Reconnaissance: When to Write a New Metes and Bounds Description

A 81Kb PDF of this article as it appeared in the magazine—complete with images—is available by clicking HERE

Surveyors all over the country frequently receive requests from the lenders on ALTA/ACSM Land Title Surveys to write metes and bounds descriptions of surveyed tracts even though the record descriptions are perfectly adequate.

For example, the surveyor has prepared a Land Title Survey of "Lot 12 in the ABC Industrial Park Subdivision" (a platted subdivision). The survey was completed and delivered, and then the lender’s comment letter is received asking for a metes and bounds description of the platted lot. The letter may even suggest that the new description be prefaced with something like "The above parcel is also more particularly described as follows:…"

There is, of course, no such requirement in the ALTA/ACSM Standards, so where are these requests coming from?
This is a common request that apparently has as its genesis various lenders’ survey "checklists" that say something like "Assure that the distances and directions on the survey match the legal description." Of course, with many descriptions ­like the above Lot 12­there are no bearings and distances in the legal description. So, to meet their own requirement, the lender insists that the surveyor write one.

There are numerous reasons that this is not necessary and, in most cases, inappropriate. If the description is adequate (we will discuss the scenario when it is not adequate in a moment), then there is no use writing a new metes and bounds description, ­in fact, doing so may very well cloud the title. Not only that, if the title company is knowledgeable about the issue, they will not want to use it anyway. And the seller will be dissuaded by their attorney from executing a warranty deed that is not worded exactly like the one they received. The survey shows the record description (a requirement of the 2005 standards) and the measured dimensions based on the survey; these should be adequate to show the relationship of the legal description to the survey measurements without writing a new description.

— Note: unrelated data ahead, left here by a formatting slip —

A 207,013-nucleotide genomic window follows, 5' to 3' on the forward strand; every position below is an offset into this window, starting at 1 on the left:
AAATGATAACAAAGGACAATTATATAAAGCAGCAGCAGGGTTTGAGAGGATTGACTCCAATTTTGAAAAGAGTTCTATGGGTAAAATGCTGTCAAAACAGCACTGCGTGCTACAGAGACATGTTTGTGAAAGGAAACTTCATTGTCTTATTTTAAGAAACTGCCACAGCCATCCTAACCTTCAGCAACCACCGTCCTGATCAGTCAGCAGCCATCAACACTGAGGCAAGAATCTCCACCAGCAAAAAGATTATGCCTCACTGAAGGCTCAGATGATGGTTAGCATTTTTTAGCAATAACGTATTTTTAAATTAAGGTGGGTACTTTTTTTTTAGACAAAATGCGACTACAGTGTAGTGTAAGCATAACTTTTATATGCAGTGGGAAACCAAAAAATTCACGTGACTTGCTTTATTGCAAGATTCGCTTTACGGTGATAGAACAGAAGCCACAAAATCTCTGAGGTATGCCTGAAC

The surveyor should engage the lender, explain why writing such a description is unnecessary ­and politely refuse to do it. In fact, prior to that conversation, the surveyor might even talk with the title company’s attorney to see if he can enlist support for his or her position. However, if a lender simply will not be persuaded by this logic, and surveyors feel they must comply, then at a minimum, they should very carefully write the new metes and bounds description with proper controlling calls so as to not create any title problems.

For example, in the case of the above Lot 12, the new description might read "…Beginning at the southwest corner of said Lot 12; thence [Bearing/Distance] along the west line thereof to the northwest corner of said lot; thence [Bearing/Distance] along the north line of said lot to the northeast corner thereof; thence …." In this way, there will be no conflict with the intent of the record title. But before bending, the surveyor should really try to talk them out of it.

Ultimately, the problem is that we are dealing with people who do not understand title and are blindly following some illogical checklist or requirement.

As mentioned above, there are, however, times when the record description is, in fact, insufficient or otherwise ambiguous or problematic. For example, perhaps there is a severe misclosure, the source of which is not readily identifiable. Or maybe there are major conflicts with adjoiners’ record lines. In these cases, a new description might very well be appropriate; but the problems and potential solutions should be discussed with the client, the various attorneys and the title company before writing a new description. Remember what Justice Cooley wrote in his famous essay: "Surveyors are not and cannot be judicial officers, but in a great many cases they act in a quasi-judicial capacity with the acquiescence of parties concerned [emphasis added].

Questions that should be explored include, for example, how can the problems with the adjoiners best be addressed? Will there need to be some exchange or accommodation with one or more adjoiners? What will the title company insure? What are the buyer’s and seller’s positions? If a decision is reached to go ahead and prepare a new description, keep in mind that­particularly in cases where there are major ambiguities­it may be impossible to state that the new description describes the same property as the record description. But, a statement should be written and placed on the face of the survey that explains why the new description was written, and what the relationship of the newly described real estate to its adjoiners. This is important for future reference and in putting the new description into the context of the chain of title.

Gary Kent is Director, Integrated Services at The Schneider Corporation in Indianapolis. He is past-president of ACSM and chairs the ALTA/ACSM Committee for NSPS and the Liaison Committee for ALTA. He is on the Indiana Board of Registration and lectures both locally and nationally.

A 81Kb PDF of this article as it appeared in the magazine—complete with images—is available by clicking HERE

About the Author

Gary Kent, PS

Gary Kent is Director, Integrated Services at The Schneider Corporation in Indianapolis. He is past-president of ACSM and chairs the ALTA/ACSM Committee for NSPS and the Liaison Committee for ALTA. He is on the Indiana Board of Registration and lectures both locally and nationally.